The volumes of copper wire are not required to be equal in the primary and secondary, for theoretical or practical transformer operation.
However, copper is lossy, and any space in the 'iron window', the space in the core available for winding copper that isn't copper (so air, insulation, core former, tape) is making the copper thinner than it could be, so losses higher, and the transformer less efficient.
In a well designed transformer, the copper area in primary and secondary will both tend to be the same at around 25% to 33% of the iron window, the 33% to 50% balance being wire insulation and wasted space. However, if one winding needs very thin wire (so relatively thicker insulation), or very high insulation levels, or multiple secondaries, or space for a winding shuttle to fit through, then less copper area would be used.
The thing determining current in a transformer is heating, the allowable operating temperature for the insulation. While 12mm^2 wire is just about OK for 100A in a single strand in free air, this winding will be packed into a small space, together with heating from the primary and core losses. You will be able to draw 100A from it for a while, maybe a minute, certainly seconds, but not for 10s of minutes, before it gets too hot.
I recently built what sounds like a similar transformer, and used 32mm^2 (8 by 4mm^2 in parallel) for my 100A continuously rated secondary. It was threaded through a 600VA toroidal core after secondary removal, so 80% of the winding length was in fresh air.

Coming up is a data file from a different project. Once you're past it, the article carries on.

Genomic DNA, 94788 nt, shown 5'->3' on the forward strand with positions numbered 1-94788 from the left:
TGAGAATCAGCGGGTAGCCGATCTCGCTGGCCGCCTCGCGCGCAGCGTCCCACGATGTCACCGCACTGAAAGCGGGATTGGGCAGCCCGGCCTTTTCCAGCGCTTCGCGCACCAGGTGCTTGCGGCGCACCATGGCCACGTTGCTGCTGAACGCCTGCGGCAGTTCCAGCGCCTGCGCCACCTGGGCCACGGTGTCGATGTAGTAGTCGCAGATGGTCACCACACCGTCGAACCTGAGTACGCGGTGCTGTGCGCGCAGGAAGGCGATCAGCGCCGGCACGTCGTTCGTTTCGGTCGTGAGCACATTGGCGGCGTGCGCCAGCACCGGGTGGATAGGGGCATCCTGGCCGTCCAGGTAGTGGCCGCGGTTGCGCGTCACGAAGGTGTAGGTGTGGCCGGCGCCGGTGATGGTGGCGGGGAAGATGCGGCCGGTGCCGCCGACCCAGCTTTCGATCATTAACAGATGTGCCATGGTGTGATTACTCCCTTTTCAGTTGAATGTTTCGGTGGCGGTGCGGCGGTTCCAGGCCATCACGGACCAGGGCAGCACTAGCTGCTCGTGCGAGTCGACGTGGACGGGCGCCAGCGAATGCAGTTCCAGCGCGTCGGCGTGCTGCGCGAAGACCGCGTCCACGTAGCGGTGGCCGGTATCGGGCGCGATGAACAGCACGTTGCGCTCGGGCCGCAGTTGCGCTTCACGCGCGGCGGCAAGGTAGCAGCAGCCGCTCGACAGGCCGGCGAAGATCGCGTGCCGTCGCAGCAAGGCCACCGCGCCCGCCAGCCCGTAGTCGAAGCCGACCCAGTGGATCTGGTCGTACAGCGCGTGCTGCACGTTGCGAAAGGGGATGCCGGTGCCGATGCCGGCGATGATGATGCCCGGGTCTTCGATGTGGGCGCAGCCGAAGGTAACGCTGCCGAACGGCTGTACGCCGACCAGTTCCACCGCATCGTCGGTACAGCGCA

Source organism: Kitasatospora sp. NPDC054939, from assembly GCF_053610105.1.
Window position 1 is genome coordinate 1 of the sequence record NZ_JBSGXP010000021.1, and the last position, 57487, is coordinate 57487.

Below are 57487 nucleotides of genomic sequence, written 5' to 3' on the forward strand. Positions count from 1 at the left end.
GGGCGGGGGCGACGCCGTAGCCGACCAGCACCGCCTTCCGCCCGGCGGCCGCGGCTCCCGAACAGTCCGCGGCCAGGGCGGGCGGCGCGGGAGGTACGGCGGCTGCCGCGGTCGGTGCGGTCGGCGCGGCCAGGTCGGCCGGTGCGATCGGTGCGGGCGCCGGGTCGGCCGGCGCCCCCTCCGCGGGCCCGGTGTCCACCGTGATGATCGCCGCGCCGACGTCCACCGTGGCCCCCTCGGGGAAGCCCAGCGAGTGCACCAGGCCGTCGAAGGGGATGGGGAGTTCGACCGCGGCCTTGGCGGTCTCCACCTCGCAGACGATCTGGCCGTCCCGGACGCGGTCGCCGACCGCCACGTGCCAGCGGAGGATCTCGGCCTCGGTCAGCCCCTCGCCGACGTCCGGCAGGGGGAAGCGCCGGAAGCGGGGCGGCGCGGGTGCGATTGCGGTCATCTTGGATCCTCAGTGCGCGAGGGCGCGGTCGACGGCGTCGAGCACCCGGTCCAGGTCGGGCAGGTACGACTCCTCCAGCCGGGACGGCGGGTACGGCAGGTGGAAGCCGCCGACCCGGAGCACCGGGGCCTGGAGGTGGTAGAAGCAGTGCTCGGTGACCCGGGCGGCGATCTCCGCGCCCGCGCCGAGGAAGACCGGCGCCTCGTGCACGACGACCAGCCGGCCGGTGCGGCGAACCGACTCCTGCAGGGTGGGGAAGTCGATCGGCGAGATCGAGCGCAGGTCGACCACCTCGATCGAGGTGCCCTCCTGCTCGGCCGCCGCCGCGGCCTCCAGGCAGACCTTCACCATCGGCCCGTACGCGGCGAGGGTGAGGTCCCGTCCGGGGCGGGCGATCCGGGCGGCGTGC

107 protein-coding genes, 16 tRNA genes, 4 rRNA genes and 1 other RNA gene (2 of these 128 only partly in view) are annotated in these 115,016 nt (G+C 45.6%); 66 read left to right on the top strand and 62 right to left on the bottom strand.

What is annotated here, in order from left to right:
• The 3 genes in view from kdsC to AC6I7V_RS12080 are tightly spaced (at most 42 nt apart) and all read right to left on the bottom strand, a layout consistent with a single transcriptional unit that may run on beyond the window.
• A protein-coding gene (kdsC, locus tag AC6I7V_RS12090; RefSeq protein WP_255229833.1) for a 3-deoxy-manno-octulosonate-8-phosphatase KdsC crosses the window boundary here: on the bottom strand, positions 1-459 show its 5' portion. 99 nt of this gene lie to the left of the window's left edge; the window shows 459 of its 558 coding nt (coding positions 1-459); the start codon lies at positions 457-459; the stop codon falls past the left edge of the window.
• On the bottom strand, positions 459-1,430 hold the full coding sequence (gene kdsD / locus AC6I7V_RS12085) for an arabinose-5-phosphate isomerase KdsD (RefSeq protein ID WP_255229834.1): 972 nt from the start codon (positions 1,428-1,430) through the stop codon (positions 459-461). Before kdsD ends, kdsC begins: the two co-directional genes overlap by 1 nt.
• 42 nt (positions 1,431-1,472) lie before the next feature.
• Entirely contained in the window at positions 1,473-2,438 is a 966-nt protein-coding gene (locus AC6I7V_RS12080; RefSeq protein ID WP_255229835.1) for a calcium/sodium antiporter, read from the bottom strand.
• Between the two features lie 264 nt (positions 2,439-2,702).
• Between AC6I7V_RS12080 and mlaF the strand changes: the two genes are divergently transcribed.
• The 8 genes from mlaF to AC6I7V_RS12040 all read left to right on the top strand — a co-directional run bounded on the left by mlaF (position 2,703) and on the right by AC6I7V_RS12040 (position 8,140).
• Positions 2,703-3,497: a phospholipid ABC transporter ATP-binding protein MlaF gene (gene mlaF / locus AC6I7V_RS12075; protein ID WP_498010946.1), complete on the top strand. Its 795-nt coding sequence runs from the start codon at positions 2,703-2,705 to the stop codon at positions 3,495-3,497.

I'm going to go out on a limb and guess your 1000VA transformer is from a microwave oven? If so, be aware that the core and primary losses are terrible, and forced air cooling is mandatory. If it is indeed a 'proper' core, better still a toroid, then your secondary will benefit from the lower heating and better cooling, and you'll be able to use 100A for longer.
Don't worry about the primary volume. If a manufacturer put it there as a transformer primary, it's going to be far better than anything you could modify.
For the highest efficiency use the thickest copper with the thinnest insulation, and fill the remaining space in the window. In practice, this means magnet wire, not plastic insulated 'wiring' wire. It will run at a higher temperature as well. Plastic works, it's a lot easier to wind by hand without damaging the insulation, but is less efficient.